In the beginning of the commentary, Master Tanluan wrote:

I respectfully refer to Dabhumi-vibhasa Shastra written by Nagarjuna Bodhisattva: There are two ways for bodhisattvas to seek for Avinivartaniya, one is the Difficult Path, and the other is the Easy Path.

“The Difficult Path: It refers to the world with five kinds of turbidity, and the era without the Buddha, so it is difficult to seek for Avinivartaniya (literally, “non-retrogression”). There are many ways to elaborate the difficulties, but they can be roughly summarized as five kinds:

1. Heterodox practitioners appear to be virtuous, but they spoil the right bodhisattva teachings.
2. Sravakas are selfish and they hinder the great compassion.
3. Wicked people with no faith destroy the splendid virtues.
4. The virtuous reward is inverted and destroys pure practices.
5. Practitioners rely on “self-power” as no “other-power” can be relied on.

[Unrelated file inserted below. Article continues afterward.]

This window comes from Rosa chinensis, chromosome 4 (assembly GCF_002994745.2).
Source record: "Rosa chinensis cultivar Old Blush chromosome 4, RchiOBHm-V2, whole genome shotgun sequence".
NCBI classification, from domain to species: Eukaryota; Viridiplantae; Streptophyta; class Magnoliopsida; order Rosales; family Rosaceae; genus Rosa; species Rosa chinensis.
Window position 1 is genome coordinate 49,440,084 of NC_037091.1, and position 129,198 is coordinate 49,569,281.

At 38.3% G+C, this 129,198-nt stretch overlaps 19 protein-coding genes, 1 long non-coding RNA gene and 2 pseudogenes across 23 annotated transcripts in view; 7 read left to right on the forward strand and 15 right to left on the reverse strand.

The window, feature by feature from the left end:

These scenes are found everywhere. Such practice is suffering, like walking the difficult and treacherous land route.

The Easy Path—by mere causal condition:

1.  To believe the Buddha’s teaching;
2.  To aspire to be reborn in the Pure Land;
3.  To have recourse to the Buddha’s vow-power;
4.  To attain rebirth in that Pure Land.
5.  To rely utterly on the Buddha’s power.

The practitioner thus gains entry to the correct, direct, and ascertained path of Mahayana teaching. Correct, direct and ascertained means Avinivartaniya. Such practice is joyful, like sailing on the vast ocean.

Classification of the Pure Land teaching by Master Tanluan in the Commentary on the Treatise of Rebirth.